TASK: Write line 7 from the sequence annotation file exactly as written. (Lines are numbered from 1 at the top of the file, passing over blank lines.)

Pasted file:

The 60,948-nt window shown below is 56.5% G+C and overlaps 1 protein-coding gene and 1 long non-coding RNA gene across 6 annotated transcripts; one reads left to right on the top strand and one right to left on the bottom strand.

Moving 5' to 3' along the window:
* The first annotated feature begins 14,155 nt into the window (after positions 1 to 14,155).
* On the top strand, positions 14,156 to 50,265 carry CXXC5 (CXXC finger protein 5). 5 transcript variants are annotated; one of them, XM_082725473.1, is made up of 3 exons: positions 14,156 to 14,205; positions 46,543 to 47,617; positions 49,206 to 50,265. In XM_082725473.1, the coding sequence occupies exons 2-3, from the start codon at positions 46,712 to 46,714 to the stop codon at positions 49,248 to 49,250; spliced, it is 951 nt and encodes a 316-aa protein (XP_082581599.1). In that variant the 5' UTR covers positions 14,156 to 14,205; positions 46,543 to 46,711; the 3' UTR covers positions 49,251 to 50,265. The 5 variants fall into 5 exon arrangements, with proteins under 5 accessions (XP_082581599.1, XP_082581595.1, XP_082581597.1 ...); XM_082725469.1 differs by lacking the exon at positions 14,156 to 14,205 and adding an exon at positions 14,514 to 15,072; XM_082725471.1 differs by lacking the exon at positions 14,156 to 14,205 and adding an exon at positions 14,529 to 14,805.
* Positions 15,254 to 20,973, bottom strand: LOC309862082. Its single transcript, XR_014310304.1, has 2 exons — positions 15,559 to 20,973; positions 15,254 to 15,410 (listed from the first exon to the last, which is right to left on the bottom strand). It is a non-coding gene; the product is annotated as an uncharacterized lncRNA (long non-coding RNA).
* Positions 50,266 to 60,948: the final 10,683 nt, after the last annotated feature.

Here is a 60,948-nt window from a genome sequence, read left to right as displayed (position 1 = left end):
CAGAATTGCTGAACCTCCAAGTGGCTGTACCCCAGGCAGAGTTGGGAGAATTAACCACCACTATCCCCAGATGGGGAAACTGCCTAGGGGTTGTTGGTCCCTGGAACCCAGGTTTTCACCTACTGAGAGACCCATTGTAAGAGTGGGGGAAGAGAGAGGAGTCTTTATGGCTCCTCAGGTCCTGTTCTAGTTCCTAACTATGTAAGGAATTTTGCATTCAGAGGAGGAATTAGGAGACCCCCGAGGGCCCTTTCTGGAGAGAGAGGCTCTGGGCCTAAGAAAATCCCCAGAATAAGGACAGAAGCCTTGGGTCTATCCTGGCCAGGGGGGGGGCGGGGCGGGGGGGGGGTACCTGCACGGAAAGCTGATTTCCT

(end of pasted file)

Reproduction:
Here is a 60,948-nt window from a genome sequence, read left to right as displayed (position 1 = left end):